The following people are considered by Pantheon to be the top 10 most legendary Astronomers of all time. This list of famous Astronomers is sorted by HPI (Historical Popularity Index), a metric that aggregates information on a biography’s online popularity. Visit the rankings page to view the entire list of Astronomers.
With an HPI of 75.32, Edwin Hubble is the most famous Astronomer. His biography has been translated into 95 different languages on wikipedia.
Edwin Powell Hubble (November 20, 1889 – September 28, 1953) was an American astronomer. He played a crucial role in establishing the fields of extragalactic astronomy and observational cosmology.Hubble proved that many objects previously thought to be clouds of dust and gas and classified as "nebulae" were actually galaxies beyond the Milky Way. He used the strong direct relationship between a classical Cepheid variable's luminosity and pulsation period (discovered in 1908 by Henrietta Swan Leavitt) for scaling galactic and extragalactic distances.Hubble provided evidence that the recessional velocity of a galaxy increases with its distance from the Earth, a property now known as "Hubble's law", although it had been proposed two years earlier by Georges Lemaître. The Hubble law implies that the universe is expanding. A decade before, the American astronomer Vesto Slipher had provided the first evidence that the light from many of these nebulae was strongly red-shifted, indicative of high recession velocities.Hubble's name is most widely recognized for the Hubble Space Telescope, which was named in his honor, with a model prominently displayed in his hometown of Marshfield, Missouri.
With an HPI of 71.94, Carl Sagan is the 2nd most famous Astronomer. His biography has been translated into 97 different languages.
Carl Edward Sagan (; SAY-gən; November 9, 1934 – December 20, 1996) was an American astronomer, planetary scientist, cosmologist, astrophysicist, astrobiologist, author, and science communicator. His best known scientific contribution is research on extraterrestrial life, including experimental demonstration of the production of amino acids from basic chemicals by radiation. Sagan assembled the first physical messages sent into space, the Pioneer plaque and the Voyager Golden Record, universal messages that could potentially be understood by any extraterrestrial intelligence that might find them. Sagan argued the hypothesis, accepted since, that the high surface temperatures of Venus can be attributed to, and calculated using, the greenhouse effect.Initially an assistant professor at Harvard, Sagan later moved to Cornell where he would spend the majority of his career as the David Duncan Professor of Astronomy and Space Sciences. Sagan published more than 600 scientific papers and articles and was author, co-author or editor of more than 20 books. He wrote many popular science books, such as The Dragons of Eden, Broca's Brain, Pale Blue Dot and narrated and co-wrote the award-winning 1980 television series Cosmos: A Personal Voyage. The most widely watched series in the history of American public television, Cosmos has been seen by at least 500 million people in 60 countries. The book Cosmos was published to accompany the series. He also wrote the 1985 science fiction novel Contact, the basis for a 1997 film of the same name. His papers, containing 595,000 items, are archived at The Library of Congress.Sagan advocated scientific skeptical inquiry and the scientific method, pioneered exobiology and promoted the Search for Extra-Terrestrial Intelligence (SETI). He spent most of his career as a professor of astronomy at Cornell University, where he directed the Laboratory for Planetary Studies. Sagan and his works received numerous awards and honors, including the NASA Distinguished Public Service Medal, the National Academy of Sciences Public Welfare Medal, the Pulitzer Prize for General Non-Fiction for his book The Dragons of Eden, and, regarding Cosmos: A Personal Voyage, two Emmy Awards, the Peabody Award, and the Hugo Award. He married three times and had five children. After developing myelodysplasia, Sagan died of pneumonia at the age of 62, on December 20, 1996.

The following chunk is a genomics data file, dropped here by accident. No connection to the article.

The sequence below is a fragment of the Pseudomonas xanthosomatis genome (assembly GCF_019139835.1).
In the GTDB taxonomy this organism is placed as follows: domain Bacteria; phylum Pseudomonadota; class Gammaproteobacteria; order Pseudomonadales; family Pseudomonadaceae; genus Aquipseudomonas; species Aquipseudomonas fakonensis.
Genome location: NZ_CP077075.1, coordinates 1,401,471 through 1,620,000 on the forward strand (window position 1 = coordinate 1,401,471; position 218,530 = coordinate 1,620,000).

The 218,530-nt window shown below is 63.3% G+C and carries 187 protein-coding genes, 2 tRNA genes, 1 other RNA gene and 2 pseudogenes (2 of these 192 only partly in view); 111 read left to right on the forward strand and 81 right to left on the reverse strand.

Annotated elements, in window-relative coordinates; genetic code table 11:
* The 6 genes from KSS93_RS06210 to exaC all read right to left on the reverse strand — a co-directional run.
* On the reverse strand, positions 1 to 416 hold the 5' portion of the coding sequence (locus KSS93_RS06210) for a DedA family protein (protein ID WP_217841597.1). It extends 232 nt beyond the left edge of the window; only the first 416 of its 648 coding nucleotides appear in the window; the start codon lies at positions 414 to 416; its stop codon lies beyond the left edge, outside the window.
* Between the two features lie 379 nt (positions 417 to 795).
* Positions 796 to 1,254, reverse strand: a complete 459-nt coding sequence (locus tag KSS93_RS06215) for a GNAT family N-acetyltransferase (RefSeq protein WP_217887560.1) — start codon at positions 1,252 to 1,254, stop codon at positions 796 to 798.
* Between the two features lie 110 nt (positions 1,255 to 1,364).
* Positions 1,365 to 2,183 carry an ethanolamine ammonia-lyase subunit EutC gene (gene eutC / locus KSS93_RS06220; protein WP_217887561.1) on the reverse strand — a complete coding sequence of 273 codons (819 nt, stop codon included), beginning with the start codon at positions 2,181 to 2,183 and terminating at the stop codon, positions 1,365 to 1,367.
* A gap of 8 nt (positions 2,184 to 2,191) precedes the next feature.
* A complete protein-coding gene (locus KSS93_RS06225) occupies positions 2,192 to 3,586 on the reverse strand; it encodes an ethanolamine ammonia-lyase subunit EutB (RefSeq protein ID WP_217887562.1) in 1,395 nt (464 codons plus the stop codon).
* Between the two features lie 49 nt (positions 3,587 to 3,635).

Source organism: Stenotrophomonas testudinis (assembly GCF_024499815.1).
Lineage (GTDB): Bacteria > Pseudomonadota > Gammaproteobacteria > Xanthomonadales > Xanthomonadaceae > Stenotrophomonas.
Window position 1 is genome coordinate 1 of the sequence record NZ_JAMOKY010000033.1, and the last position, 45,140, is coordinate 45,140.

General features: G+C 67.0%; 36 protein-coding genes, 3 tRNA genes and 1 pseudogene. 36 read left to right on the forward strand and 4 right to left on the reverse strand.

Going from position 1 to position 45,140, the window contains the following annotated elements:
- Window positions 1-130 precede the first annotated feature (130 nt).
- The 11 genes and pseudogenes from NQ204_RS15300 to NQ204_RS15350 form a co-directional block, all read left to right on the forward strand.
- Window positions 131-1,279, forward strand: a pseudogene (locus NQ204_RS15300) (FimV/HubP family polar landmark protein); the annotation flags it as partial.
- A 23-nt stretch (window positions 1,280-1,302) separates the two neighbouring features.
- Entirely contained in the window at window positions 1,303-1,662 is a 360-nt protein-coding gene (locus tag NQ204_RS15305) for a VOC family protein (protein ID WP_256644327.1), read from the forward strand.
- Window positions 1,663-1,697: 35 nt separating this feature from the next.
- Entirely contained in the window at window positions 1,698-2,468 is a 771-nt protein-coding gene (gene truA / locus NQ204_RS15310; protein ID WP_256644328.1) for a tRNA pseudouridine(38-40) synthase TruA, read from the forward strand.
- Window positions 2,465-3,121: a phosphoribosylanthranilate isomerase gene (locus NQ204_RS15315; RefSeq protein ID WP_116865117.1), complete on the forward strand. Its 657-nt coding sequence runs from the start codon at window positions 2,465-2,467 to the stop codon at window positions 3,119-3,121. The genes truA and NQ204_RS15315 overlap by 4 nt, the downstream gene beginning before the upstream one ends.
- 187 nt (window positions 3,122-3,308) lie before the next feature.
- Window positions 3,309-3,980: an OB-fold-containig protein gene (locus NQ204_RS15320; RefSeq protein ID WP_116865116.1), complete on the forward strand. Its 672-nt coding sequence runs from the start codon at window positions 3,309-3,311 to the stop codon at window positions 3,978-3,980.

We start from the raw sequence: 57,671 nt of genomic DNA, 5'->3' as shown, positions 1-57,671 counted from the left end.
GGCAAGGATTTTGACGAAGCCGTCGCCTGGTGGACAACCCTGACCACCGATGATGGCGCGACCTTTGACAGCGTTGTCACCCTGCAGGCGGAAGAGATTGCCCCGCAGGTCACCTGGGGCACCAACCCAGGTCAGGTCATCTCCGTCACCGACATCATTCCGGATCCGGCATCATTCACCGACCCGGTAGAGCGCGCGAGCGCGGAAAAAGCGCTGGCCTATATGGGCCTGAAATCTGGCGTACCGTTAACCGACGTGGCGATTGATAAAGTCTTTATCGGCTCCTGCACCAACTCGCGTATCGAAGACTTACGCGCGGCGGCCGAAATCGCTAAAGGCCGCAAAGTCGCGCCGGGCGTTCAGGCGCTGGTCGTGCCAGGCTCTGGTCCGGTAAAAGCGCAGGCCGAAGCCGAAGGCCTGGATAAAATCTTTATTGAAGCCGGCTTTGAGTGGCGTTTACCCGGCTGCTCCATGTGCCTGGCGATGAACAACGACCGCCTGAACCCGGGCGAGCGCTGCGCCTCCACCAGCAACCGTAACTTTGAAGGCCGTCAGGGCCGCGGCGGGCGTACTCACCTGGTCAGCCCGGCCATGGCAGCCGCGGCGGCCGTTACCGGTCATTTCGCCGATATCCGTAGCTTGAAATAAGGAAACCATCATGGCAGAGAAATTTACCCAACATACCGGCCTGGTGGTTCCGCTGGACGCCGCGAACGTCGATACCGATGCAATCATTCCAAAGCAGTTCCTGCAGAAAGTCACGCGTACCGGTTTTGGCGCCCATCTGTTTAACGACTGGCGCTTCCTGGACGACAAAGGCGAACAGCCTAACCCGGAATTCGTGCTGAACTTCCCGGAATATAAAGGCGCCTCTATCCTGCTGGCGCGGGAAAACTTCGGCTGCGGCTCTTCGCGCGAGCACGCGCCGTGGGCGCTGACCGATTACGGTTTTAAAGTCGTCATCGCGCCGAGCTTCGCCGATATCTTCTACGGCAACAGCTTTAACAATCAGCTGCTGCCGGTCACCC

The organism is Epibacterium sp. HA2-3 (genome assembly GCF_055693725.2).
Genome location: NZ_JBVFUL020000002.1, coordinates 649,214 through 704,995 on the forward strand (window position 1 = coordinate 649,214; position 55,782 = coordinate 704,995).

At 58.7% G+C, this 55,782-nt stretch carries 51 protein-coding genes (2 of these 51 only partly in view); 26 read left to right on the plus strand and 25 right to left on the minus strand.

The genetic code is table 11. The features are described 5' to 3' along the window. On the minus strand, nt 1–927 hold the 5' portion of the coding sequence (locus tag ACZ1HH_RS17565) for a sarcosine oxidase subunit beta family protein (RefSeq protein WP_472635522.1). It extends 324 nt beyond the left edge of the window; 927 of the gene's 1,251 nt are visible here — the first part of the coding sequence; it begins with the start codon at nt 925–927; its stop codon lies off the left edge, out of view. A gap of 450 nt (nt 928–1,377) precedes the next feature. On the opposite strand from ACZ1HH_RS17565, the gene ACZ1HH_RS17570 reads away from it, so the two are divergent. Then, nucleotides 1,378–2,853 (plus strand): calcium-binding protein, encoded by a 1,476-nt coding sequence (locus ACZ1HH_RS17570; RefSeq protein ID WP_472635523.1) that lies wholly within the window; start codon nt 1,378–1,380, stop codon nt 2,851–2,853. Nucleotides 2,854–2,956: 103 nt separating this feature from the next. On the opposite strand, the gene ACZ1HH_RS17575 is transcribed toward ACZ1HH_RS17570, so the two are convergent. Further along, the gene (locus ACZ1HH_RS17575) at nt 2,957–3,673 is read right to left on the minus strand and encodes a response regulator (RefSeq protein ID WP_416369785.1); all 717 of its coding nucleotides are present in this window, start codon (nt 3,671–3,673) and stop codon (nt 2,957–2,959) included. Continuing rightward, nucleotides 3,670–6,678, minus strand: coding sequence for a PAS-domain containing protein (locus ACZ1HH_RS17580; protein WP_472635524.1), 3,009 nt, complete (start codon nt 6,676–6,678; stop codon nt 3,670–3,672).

With an HPI of 69.43, Neil deGrasse Tyson is the 3rd most famous Astronomer. His biography has been translated into 67 different languages.
Neil deGrasse Tyson (US: or UK: ; born October 5, 1958) is an American astrophysicist, author, and science communicator. Tyson studied at Harvard University, the University of Texas at Austin, and Columbia University. From 1991 to 1994, he was a postdoctoral research associate at Princeton University. In 1994, he joined the Hayden Planetarium as a staff scientist and the Princeton faculty as a visiting research scientist and lecturer. In 1996, he became director of the planetarium and oversaw its $210 million reconstruction project, which was completed in 2000. Since 1996, he has been the director of the Hayden Planetarium at the Rose Center for Earth and Space in New York City. The center is part of the American Museum of Natural History, where Tyson founded the Department of Astrophysics in 1997 and has been a research associate in the department since 2003. From 1995 to 2005, Tyson wrote monthly essays in the "Universe" column for Natural History magazine, some of which were later published in his books Death by Black Hole (2007) and Astrophysics for People in a Hurry (2017). During the same period, he wrote a monthly column in StarDate magazine, answering questions about the universe under the pen name "Merlin". Material from the column appeared in his books Merlin's Tour of the Universe (1998) and Just Visiting This Planet (1998). Tyson served on a 2001 government commission on the future of the U.S. aerospace industry and on the 2004 Moon, Mars and Beyond commission. He was awarded the NASA Distinguished Public Service Medal in the same year. From 2006 to 2011, he hosted the television show NOVA ScienceNow on PBS. Since 2009, Tyson has hosted the weekly podcast StarTalk. A spin-off, also called StarTalk, began airing on National Geographic in 2015. In 2014, he hosted the television series Cosmos: A Spacetime Odyssey, a successor to Carl Sagan's 1980 series Cosmos: A Personal Voyage. The U.S. National Academy of Sciences awarded Tyson the Public Welfare Medal in 2015 for his "extraordinary role in exciting the public about the wonders of science".
With an HPI of 68.38, Robert Woodrow Wilson is the 4th most famous Astronomer. His biography has been translated into 69 different languages.